End of life - pain management; Hospice - pain management
Palliative care helps people with serious illnesses feel better. One of the problems a serious illness can cause is pain. No one can look at you and know how much pain you have. Only you can feel and describe your pain.
Pain that is always or almost always present can lead to lack of sleep, depression, or anxiety. These can make it harder to do things or go places, and harder to enjoy life. Pain can be stressful for you and your family. But with treatment, pain can be managed.
First, your doctor or nurse will find out:
You can tell your doctor or nurse how much pain you have by measuring it on a scale from 0 (no pain) to 10 (the worst pain possible). You choose the number that describes how much pain you have now. You can do this before and after treatments, so you and your health care team can tell how well your treatment works.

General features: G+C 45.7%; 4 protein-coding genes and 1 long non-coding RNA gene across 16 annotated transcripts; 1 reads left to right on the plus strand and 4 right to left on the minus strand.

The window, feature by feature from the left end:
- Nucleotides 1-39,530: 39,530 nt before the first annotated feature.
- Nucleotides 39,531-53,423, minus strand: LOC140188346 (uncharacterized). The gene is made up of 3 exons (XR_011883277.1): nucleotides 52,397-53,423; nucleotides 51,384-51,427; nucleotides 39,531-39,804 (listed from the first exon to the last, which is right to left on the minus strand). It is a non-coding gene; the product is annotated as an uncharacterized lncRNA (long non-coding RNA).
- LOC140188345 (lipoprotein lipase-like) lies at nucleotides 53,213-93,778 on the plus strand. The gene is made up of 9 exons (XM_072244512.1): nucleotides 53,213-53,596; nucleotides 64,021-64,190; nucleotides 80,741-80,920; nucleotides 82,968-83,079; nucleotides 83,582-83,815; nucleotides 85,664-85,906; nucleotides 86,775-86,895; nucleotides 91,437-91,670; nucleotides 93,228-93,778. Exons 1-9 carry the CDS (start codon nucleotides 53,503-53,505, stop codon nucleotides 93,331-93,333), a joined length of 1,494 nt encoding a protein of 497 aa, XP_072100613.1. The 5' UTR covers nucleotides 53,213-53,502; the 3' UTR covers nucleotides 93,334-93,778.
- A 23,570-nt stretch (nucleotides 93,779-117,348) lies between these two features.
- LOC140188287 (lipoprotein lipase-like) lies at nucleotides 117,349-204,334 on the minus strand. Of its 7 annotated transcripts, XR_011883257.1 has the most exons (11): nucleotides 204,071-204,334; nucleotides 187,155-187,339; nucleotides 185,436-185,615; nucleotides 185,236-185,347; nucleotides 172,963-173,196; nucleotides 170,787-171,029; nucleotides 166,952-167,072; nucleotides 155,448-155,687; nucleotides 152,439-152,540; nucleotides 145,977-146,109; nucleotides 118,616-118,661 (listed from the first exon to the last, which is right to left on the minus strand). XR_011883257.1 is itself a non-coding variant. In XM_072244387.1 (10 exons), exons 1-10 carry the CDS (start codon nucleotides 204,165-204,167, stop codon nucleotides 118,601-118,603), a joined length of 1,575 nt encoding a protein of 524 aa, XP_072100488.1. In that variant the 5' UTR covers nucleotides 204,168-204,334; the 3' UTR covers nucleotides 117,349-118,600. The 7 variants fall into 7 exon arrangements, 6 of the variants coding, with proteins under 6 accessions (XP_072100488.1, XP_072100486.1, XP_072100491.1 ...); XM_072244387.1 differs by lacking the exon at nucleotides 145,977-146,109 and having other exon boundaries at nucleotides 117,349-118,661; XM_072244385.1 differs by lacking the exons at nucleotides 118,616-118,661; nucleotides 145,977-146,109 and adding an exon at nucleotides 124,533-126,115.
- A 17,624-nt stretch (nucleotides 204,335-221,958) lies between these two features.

There are many treatments for pain. Which treatment is best for you depends on the cause and amount of your pain. Several treatments may be used at the same time for the best pain relief. These include:
You can also take medicines, such as:
Understand your medicines, how much to take, and when to take them.
If you have concerns about your pain medicine, talk to your nurse or doctor.
Some people who take narcotics to treat pain become addicted to them. If you are concerned about addiction, talk to your nurse or doctor.
Call your doctor if your pain is not well-controlled or if you have side effects from your pain treatments.
Bookbinder M, McHugh ME. Symptom management in palliative care and end of life care. Nurs Clin North Am. 2010;45:271-327.
Mercadente S. Challenging pain problems. In: Walsh D, Caraceni AT, Fainsinger R, et al., eds. Palliative Medicine. 1st ed. Philadelphia, PA: Elsevier Saunders; 2008:chap 253.
Updated by: Linda J. Vorvick, MD, Medical Director and Director of Didactic Curriculum, MEDEX Northwest Division of Physician Assistant Studies, Department of Family Medicine, UW Medicine, School of Medicine, University of Washington. Also reviewed by David Zieve, MD, MHA, Isla Ogilvie, PhD, and the A.D.A.M. Editorial team.
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